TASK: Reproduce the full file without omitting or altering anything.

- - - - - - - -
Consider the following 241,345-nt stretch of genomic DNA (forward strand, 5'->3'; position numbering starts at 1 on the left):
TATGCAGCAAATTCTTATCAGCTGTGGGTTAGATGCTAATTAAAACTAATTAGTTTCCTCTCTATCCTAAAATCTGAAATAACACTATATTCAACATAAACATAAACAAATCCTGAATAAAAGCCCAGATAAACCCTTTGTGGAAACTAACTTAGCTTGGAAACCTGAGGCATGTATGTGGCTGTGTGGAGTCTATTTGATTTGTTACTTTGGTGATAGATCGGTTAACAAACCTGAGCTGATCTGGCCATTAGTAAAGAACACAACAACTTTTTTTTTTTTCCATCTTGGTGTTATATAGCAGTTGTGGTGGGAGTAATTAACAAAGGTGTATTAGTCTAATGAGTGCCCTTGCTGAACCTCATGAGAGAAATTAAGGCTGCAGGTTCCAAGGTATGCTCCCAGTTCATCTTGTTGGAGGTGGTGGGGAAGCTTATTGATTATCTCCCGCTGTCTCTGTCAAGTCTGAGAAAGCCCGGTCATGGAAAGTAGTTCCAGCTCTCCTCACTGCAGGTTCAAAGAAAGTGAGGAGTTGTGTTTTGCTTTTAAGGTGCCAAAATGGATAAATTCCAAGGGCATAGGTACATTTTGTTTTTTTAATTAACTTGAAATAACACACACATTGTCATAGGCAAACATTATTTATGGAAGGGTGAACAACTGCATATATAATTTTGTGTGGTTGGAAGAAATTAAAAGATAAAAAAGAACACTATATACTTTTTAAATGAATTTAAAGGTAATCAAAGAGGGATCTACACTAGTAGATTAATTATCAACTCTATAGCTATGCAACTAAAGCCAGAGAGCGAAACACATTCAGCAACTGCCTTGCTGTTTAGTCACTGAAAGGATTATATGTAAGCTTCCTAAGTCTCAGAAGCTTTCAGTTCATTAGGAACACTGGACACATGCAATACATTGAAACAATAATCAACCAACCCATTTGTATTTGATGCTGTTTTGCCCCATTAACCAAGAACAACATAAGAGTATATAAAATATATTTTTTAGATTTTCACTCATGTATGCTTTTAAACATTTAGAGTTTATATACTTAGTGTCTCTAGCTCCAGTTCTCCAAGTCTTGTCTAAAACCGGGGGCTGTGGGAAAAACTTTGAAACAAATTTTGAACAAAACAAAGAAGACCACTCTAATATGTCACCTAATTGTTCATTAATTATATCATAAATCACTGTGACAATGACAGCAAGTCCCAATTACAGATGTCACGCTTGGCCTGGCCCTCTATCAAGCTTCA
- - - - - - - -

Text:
Consider the following 241,345-nt stretch of genomic DNA (forward strand, 5'->3'; position numbering starts at 1 on the left):
TATGCAGCAAATTCTTATCAGCTGTGGGTTAGATGCTAATTAAAACTAATTAGTTTCCTCTCTATCCTAAAATCTGAAATAACACTATATTCAACATAAACATAAACAAATCCTGAATAAAAGCCCAGATAAACCCTTTGTGGAAACTAACTTAGCTTGGAAACCTGAGGCATGTATGTGGCTGTGTGGAGTCTATTTGATTTGTTACTTTGGTGATAGATCGGTTAACAAACCTGAGCTGATCTGGCCATTAGTAAAGAACACAACAACTTTTTTTTTTTTCCATCTTGGTGTTATATAGCAGTTGTGGTGGGAGTAATTAACAAAGGTGTATTAGTCTAATGAGTGCCCTTGCTGAACCTCATGAGAGAAATTAAGGCTGCAGGTTCCAAGGTATGCTCCCAGTTCATCTTGTTGGAGGTGGTGGGGAAGCTTATTGATTATCTCCCGCTGTCTCTGTCAAGTCTGAGAAAGCCCGGTCATGGAAAGTAGTTCCAGCTCTCCTCACTGCAGGTTCAAAGAAAGTGAGGAGTTGTGTTTTGCTTTTAAGGTGCCAAAATGGATAAATTCCAAGGGCATAGGTACATTTTGTTTTTTTAATTAACTTGAAATAACACACACATTGTCATAGGCAAACATTATTTATGGAAGGGTGAACAACTGCATATATAATTTTGTGTGGTTGGAAGAAATTAAAAGATAAAAAAGAACACTATATACTTTTTAAATGAATTTAAAGGTAATCAAAGAGGGATCTACACTAGTAGATTAATTATCAACTCTATAGCTATGCAACTAAAGCCAGAGAGCGAAACACATTCAGCAACTGCCTTGCTGTTTAGTCACTGAAAGGATTATATGTAAGCTTCCTAAGTCTCAGAAGCTTTCAGTTCATTAGGAACACTGGACACATGCAATACATTGAAACAATAATCAACCAACCCATTTGTATTTGATGCTGTTTTGCCCCATTAACCAAGAACAACATAAGAGTATATAAAATATATTTTTTAGATTTTCACTCATGTATGCTTTTAAACATTTAGAGTTTATATACTTAGTGTCTCTAGCTCCAGTTCTCCAAGTCTTGTCTAAAACCGGGGGCTGTGGGAAAAACTTTGAAACAAATTTTGAACAAAACAAAGAAGACCACTCTAATATGTCACCTAATTGTTCATTAATTATATCATAAATCACTGTGACAATGACAGCAAGTCCCAATTACAGATGTCACGCTTGGCCTGGCCCTCTATCAAGCTTCA